Britain Latest to Ground Boeing 737 Max 8 Jets, while U.S. FAA Says They Remain Airworthy

By Anna Breuer on 12 March 2019
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IMG_7743The United Kingdom became the latest to ban all Boeing 737 Max aircraft from its airspace early Tuesday, two days after the crash of an Ethiopian Airlines Boeing 737 Max 8 en route from Addis Ababa, Ethiopia, to Nairobi, Kenya.

China on Monday was the first country with a large number of operators of the Max to halt its operation, a move that was followed by Singapore, Australia, and Malaysia.

Britain’s move affects Norwegian Air Shuttle, which operates the 737 Max 8 on some of its transatlantic flights to the United States from England.

This week’s crash was the second air disaster in five months for the relatively new aircraft, which has become Boeing’s fastest selling model with nearly 4,700 orders.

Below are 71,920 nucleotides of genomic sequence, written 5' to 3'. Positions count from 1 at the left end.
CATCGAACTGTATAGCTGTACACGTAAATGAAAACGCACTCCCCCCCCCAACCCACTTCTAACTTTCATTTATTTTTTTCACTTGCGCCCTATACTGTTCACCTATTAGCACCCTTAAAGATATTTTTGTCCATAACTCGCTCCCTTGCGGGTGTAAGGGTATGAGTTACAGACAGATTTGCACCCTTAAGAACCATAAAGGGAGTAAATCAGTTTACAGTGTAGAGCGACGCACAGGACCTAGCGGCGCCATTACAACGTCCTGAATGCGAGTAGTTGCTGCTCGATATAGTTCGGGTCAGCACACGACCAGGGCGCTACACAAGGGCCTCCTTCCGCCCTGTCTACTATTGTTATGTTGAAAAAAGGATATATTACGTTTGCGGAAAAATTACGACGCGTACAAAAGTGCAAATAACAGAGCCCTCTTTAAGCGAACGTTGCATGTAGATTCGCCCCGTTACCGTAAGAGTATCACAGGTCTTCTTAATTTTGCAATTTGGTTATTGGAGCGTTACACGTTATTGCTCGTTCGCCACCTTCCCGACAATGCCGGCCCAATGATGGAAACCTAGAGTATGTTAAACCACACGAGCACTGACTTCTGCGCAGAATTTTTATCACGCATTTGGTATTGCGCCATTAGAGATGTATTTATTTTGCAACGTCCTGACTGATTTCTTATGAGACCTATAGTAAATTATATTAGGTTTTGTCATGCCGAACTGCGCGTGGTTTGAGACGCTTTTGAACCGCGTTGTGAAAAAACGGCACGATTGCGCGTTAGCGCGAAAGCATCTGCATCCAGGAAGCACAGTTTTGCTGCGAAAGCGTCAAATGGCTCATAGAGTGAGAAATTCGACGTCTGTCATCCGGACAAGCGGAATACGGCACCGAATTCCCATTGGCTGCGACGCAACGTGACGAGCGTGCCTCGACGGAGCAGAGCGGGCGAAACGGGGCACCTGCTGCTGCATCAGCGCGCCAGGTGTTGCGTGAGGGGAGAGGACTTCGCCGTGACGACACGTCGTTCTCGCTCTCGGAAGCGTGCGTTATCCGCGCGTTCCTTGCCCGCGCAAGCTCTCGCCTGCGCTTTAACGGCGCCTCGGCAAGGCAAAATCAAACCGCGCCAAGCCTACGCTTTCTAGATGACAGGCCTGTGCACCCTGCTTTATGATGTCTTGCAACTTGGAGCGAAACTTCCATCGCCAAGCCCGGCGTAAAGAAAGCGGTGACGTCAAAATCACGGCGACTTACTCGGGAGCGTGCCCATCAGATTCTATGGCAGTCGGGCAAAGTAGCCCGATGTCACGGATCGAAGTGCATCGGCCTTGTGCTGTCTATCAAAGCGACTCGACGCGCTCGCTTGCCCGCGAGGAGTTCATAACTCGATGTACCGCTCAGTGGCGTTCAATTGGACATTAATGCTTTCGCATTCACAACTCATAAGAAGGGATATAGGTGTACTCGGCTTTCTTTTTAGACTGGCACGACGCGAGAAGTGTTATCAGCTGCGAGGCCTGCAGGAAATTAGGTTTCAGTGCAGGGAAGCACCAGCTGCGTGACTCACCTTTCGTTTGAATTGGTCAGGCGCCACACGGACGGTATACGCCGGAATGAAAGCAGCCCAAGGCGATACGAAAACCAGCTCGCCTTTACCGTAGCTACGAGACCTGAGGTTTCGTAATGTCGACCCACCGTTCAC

Meanwhile, as the search for answers continued, the U.S. Federal Aviation Administration issued a statement saying that 737 Max aircraft continue to be airworthy, and major operators of the aircraft including American Airlines, the world’s largest airline, Air Canada, and Southwest Airlines, continued to operate the aircraft.

The FAA last grounded a fleet of aircraft due to a technical problem in 2013, when a battery problem in the Boeing 787 Dreamliner was discovered.

Several additional airlines including Aeromexico, Aerolíneas Argentinas, and Royal Air Maroc, took their 737 Max planes out of service on Monday, bringing the total number of airlines doing so to 25.

Since the October Lion Air crash, Boeing has been working on changes to the Max’ flight control systems. On Monday, it said it is planning to roll out what it termed “a flight control software enhancement” for the type, which, it said, would “make an already safe aircraft even safer.” Boeing is also working on new training materials and manuals for the aircraft that put greater emphasis on the Max’ high-tech flight control technologies.

While the number of groundings has increased dramatically, they have caused little disruption to air travel given that the global Boeing 737 Max fleet comprises a tiny percentage of the thousands of jetliners that operate every day.

(Photo: Accura Media Group)

Accura News

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